We have all heard many times that reporting data has nothing to do with being a data driven organisation, yet most digital analysts complain that all they basically do is report data.
One of the reasons why digital analytics is often seen as merely reporting is that it often does not speak the language of the business. If we make an effort to incorporate business metrics and concepts in our analysis, we will have a greater chance to influence decision making.
In this post, I will discuss COGS (Cost Of Goods Sold) and LTV (Lifetime Value), two fundamental business metrics that can help web analysts be more meaningful and influential with their analysis.
COGS is the cost of the goods we sell. If we understand cost, we can make a distinction between revenue (total sales) and gross margin (total sales - cost of products sold). These metrics are essential not only to have a more accurate idea of net income, but to understand how well a business can grow and scale.
The following screenshot shows a typical Google Adwords performance report.
The report measures business performance based on revenue. We are told that for every Adwords click, we have a revenue of 4€ on average. Since an Adwords click is costing us around 2€ on average, that looks like a pretty good revenue. The report uses ROAS as a measure of how "profitable" the campaign is. (Tip: you can add COGS to Google Analytics using product data import).
But is ROAS a good measure of business performance? Well, it depends. Depending on cost, we could be actually losing money with the Adwords campaign, no matter how good ROAS looks. Hence, this report needs to take into account COGS if the analysts wants to fully understand whether the campaign is good for the business or not.
COGS is also very useful for e-commerce analysis. Take a look at the following report:
Usually, product performance is judged on the basis of conversion rate, session value and / or average order value. For instance, according to the report, conversion rate for the "Women" product category in France is so good that we're tempted to throw lots of money into campaigns to promote it. That could be a good decision, or a bad decision. It depends on the margin that we have for that category in that particular country. Perhaps conversion rate for "Men" is much lower, but gross margin per sale is way higher, and hence we can spend much more on advertising to get to the same amount of sales.
In summary, if you want your analysis to be influential, revenue is not enough. First, because you do not know if you're actually optimising for what makes sense for the business (revenue? net income? gross margin? scale?) Second, because you're missing part of the language that senior managers use. They might not know anything about CPC, RPC or ROAS, but they like to discuss revenue, net income, gross margins and scale, and for good reasons. Use that to your advantage.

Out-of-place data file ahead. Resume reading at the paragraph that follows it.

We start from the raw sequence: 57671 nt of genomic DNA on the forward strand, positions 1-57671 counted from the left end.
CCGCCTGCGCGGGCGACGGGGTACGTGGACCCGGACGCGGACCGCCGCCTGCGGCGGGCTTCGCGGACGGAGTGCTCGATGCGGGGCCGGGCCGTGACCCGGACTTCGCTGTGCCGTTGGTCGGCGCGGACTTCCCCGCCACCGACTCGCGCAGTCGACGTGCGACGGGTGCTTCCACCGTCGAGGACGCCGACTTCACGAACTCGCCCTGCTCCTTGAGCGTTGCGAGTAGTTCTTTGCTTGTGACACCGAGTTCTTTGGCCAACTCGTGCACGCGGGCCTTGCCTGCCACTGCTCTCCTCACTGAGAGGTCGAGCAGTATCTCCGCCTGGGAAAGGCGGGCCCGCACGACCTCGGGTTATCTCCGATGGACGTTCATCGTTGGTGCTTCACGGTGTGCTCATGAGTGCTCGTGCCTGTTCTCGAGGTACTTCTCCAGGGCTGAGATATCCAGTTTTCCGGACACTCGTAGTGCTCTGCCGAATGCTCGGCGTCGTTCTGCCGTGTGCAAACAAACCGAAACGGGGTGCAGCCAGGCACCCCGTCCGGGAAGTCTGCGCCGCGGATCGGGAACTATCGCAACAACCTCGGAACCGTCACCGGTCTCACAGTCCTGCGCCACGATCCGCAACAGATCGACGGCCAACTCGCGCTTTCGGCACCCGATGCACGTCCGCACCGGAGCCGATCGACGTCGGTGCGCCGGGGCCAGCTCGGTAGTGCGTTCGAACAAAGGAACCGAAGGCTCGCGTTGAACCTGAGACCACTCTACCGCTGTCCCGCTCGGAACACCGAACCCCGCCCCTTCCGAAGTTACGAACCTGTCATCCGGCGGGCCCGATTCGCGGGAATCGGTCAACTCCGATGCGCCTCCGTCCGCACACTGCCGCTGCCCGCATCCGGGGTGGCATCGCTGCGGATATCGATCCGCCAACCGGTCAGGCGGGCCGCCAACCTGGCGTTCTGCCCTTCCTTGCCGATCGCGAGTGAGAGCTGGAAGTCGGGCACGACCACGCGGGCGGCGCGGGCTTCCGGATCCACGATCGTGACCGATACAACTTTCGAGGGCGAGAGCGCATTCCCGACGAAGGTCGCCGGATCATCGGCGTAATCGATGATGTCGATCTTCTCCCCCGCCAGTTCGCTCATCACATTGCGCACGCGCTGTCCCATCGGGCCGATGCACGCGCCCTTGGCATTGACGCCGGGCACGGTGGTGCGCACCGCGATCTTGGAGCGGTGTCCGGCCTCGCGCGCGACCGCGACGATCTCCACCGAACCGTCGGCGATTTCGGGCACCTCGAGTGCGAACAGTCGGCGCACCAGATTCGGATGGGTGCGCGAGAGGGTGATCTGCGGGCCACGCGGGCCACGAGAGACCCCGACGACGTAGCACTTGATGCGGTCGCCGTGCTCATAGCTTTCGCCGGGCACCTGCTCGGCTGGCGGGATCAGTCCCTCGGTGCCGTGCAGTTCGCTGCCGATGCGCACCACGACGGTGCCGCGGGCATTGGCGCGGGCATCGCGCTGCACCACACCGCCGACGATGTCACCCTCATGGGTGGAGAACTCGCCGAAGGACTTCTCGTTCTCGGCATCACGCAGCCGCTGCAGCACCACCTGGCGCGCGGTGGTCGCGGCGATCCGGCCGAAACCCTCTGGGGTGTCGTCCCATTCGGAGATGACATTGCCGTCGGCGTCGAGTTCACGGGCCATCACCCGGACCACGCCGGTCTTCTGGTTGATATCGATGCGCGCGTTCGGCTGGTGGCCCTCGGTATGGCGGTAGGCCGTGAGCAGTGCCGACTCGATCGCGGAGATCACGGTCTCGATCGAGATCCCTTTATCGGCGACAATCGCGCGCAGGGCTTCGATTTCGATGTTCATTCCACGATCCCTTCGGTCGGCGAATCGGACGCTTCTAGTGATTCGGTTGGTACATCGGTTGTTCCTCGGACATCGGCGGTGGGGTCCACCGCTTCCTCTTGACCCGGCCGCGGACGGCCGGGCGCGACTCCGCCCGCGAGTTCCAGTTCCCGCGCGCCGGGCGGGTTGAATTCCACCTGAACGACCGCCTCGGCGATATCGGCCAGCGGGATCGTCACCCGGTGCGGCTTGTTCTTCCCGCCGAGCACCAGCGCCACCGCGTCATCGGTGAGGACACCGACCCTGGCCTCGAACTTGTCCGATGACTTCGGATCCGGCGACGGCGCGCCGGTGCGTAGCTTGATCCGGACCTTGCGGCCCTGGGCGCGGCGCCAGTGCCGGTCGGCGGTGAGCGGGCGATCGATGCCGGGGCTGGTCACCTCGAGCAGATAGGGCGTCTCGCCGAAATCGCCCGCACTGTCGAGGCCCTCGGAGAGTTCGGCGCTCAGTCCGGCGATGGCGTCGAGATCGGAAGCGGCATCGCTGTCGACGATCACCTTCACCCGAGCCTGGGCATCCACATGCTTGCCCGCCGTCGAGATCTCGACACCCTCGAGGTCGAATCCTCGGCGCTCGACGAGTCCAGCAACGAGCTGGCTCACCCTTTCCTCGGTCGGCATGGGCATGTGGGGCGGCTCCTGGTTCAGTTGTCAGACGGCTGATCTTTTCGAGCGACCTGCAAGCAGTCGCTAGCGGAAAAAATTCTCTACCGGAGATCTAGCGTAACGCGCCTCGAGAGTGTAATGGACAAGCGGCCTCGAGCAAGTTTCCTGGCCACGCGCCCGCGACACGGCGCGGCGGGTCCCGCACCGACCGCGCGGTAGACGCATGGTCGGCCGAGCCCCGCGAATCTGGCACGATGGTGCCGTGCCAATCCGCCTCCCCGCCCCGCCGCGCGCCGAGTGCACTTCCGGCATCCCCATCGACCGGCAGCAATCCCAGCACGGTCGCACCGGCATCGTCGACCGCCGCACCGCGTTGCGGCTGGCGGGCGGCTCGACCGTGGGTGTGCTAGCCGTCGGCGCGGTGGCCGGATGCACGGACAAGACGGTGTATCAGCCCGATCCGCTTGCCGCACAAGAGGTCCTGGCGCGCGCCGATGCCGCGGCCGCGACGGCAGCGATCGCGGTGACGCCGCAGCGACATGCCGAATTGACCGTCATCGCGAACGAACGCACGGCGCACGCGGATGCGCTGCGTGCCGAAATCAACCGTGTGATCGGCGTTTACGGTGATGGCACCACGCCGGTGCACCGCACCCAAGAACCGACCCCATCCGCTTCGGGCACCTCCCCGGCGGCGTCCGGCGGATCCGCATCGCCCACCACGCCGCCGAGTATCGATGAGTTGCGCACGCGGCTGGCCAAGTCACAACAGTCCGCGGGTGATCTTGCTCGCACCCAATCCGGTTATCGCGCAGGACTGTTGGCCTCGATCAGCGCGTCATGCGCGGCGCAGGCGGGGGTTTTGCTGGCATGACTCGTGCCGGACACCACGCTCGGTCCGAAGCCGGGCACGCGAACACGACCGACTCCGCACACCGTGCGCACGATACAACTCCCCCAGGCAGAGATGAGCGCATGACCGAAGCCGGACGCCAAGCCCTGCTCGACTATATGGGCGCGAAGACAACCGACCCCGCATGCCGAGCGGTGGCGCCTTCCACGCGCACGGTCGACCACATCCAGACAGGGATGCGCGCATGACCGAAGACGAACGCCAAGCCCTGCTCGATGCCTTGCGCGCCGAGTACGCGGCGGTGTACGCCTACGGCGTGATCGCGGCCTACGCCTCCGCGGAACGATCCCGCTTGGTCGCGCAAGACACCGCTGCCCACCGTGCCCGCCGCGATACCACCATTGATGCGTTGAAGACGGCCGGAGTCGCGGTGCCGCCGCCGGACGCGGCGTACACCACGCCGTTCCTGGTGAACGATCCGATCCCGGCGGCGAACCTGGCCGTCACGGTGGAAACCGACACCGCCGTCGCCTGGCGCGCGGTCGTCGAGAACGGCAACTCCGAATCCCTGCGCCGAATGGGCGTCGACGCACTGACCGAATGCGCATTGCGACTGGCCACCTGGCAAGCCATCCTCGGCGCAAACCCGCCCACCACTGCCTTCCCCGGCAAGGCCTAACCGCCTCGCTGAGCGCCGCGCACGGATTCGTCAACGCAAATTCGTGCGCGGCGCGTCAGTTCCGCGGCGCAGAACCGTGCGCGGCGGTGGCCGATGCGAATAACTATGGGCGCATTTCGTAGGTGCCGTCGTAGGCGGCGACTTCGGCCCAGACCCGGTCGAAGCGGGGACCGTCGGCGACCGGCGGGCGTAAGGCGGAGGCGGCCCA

Customer Lifetime Value (LTV) is a metric that predicts the profit of an entire relationship with a client. Instead of focusing on the profit for the first sale, we try to estimate the profit for all sales we will make to that customer. Hence, we focus the company on long term relationships rather than short term profits, in other words, we incentivise innovation, better products and better customer service. Not bad for a single metric :)
In the previous example, I suggested that a positive ROAS doesn't necessarily mean a profitable campaign. But even a campaign that is not profitable for the first sale could be very profitable in the long run. Many businesses depend on repeat purchases / renewals to be profitable. Hence, if we just optimise our campaigns based on first sale profit, we're optimising for the wrong metric, with potentially disastrous strategic consequences.
This is also very important to take into account when we deal with attribution problems. In my opinion, just as important as accounting for multi-click / multi-device / multi-channel effects, a good attribution strategy should take into account LTV. You can be very good at building a sophisticated attribution model, but if you attribute for first sale, and your business only makes money after a repeat purchase, your models are useless.
It's surprising how often this is overlooked, and we're fascinated by statistically impressive models that are modeling (and hence optimising) for the wrong business behaviour.
In this article, I have explained a couple of business metrics that can enrich your digital analysis and take it to another level. Am I saying that digital analytics is useless? Not at all, but like any other analysis, if you miss important variables to model the problem, your analysis will be probably useless.
Many of the digital analysts I meet rarely go out of their digital analytics packages to look for data. This is a dangerous thing to do, because it produces analysis that are not very useful, and in the long run devaluate the business value of digital analytics. Instead, digital analysts should be sitting with senior managers to understand the business KPIs that drive the company forward, and then adapt their tools and analysis accordingly.
There are many articles discussing how to use a free tool like Google Analytics to collect all sorts of data, including CRM and financial data. You can also use tools like Tableau, or even Excel, to analyse different data sources at the same time. I am not saying that this is an easy thing to do, but after all it's a technical problem, and we have the tools to solve it.
What's your experience as a digital analyst? Do you include concepts such as cost and lifetime value in your analysis? Should the digital analyst be doing this kind of analysis? What other business data should we use if we want our analysis to be more meaningful?